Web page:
Tobacco smoking has been described as a huge health trouble amongst young people, leading to severe respiratory ailments, reduced bodily fitness, and capability consequences on lung growth and function.
The use of the substance is also regarded to be the most popular addictive
behaviour among young people.
According to health experts, early smoking behaviour ends in a greater likelihood of laying low with tobacco-related
illnesses later in life, including lung, kidney, and bladder cancers and coronary health illnesses.
It is in this light that the Vision for Alternative Development (VALD), a non-governmental organization is urging the government of Ghana to among others, review current Tobacco control laws to comprehensive smoke-free laws by eliminating designated smoking areas.
VALD is also asking the government to implement the tax on tobacco policy as part of the tobacco control initiatives to reduce the crime rate linked to tobacco trade, excessive use and increase revenue for health and development.
According to a policy brief by the NGO, tobacco use “is a primary risk factor for non-communicable illnesses (NCDs) and the purpose of most preventable diseases, disability and loss of life globally”, and adults particularly 9 out 01 10 adults smokers developed the habit when they were teenagers.
The current survey conducted by the United Nations Development Programme (UNDP) indicates that more than 6,700 Ghanaians die yearly because of tobacco use and exposure and this accounts for 3% of all deaths in the country.
This means that “ 5.6 million current-day children and teenagers will eventually pass away too soon from smoking-related illnesses if current tobacco usage trends continue” VALD stated.
The organization added that 12.2% of children in Africa are at risk of smoking tobacco due to their exposure, However, 1.3% and 4.9%, particularly girls use electronic cigars and shisha, and raising tobacco tax will be the most effective policy to deter kids, young adults, women and the poor from smoking.
In their presentation of the tax policy, the Vision for Alternative Development indicated that the government has performed poorly in implementing and enforcing the law to safeguard citizens highlighting the need for the government to implement strong laws banning children and teens from smoking since the exposure of tobacco to children has increased to 90%.
“Although the Public Health Act 851 was passed to safeguard the general public, especially children, the country’s teenage tobacco usage is continuously increasing. This may be partly ascribed to ineffective implementation and enforcement, as well as the government’s inability to commit funds for tobacco control initiatives due to competing health priorities” VALD stated.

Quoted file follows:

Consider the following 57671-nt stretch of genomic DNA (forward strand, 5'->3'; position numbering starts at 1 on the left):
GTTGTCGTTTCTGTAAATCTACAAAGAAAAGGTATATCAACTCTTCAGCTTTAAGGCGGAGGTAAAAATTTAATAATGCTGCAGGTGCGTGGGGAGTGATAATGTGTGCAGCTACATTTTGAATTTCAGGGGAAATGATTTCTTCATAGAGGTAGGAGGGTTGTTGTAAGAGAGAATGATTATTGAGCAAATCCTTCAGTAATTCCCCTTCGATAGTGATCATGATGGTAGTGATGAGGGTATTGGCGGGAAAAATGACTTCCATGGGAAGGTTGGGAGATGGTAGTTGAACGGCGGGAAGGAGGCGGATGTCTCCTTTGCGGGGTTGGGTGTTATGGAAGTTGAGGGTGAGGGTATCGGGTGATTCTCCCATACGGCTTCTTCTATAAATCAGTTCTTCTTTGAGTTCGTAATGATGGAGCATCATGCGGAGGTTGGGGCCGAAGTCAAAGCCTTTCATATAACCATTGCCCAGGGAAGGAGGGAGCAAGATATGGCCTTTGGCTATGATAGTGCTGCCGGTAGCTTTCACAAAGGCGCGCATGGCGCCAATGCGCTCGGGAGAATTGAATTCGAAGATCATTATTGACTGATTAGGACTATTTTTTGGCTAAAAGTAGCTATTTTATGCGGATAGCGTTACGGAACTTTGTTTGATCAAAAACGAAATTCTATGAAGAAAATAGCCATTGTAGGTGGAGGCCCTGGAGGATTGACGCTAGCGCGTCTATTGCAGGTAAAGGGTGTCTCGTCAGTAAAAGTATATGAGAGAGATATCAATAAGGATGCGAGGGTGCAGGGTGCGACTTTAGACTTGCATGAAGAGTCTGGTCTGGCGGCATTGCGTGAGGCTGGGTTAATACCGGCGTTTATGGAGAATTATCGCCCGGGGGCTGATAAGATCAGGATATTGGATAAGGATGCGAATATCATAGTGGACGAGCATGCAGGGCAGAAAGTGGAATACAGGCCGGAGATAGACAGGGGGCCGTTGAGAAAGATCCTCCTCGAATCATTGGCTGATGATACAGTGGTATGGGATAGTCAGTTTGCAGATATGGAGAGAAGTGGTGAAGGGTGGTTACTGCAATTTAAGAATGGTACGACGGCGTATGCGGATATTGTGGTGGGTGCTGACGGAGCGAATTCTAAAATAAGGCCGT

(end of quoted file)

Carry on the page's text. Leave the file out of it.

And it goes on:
Despite the continued fight against the excessive use of narcotic drugs, there have been openings for the exploitation of tobacco businesses in the tobacco industry due to the partial tobacco control law.
Ghana like other African countries is far behind in terms of tobacco taxation. Reports gathered by the Vision for Alternative Development show that Madagascar and Mauritius are the only countries complying with WHO recommendations on the tax price.
“Mauritius and Madagascar are the only two countries in Africa complying with WHO recommended share of excise tax in the retail price of at least 70%”.
The non-governmental organisation further advised the government to raise the cigarette tax adding that President Obama’s bright example of achieving a historic victory for the well-being of American children by raising federal tobacco taxes by $1 and expanding the State Children’s Health Insurance Program can be followed.
“Lowering cigarette and implementing a new law hopes to provide millions of youngsters with a healthier future,” VALD said.
Read the recommendations by VALD below
1. Review current Tobacco control laws to comprehensive Smoke-free laws by eliminating the Designated Smoking Areas (DSA)
2. Review the current tax regime from Advalerom to specifically allow effective price increases on tobacco
products to protect, children, youth, young adults, women and the poor.
3. Perform regular adjustments of prices on tobacco products and other sinful products to take care of inflation.
4. Restricted marketing and sales: Banning point-of-sale displays, advertising to minors, and the sponsorship of
public events by tobacco companies.
5. Enforcement of smoking bans in public places such as schools, sport event centres, workplaces, hospitals,
restaurants, hotels, and parks, as well as in public transportation and cars transporting minors.
6. Enforce the law on the sale to and by minors and the sale of cigarette single sticks
7. Educate students and families on the negative health consequences of tobacco use as part school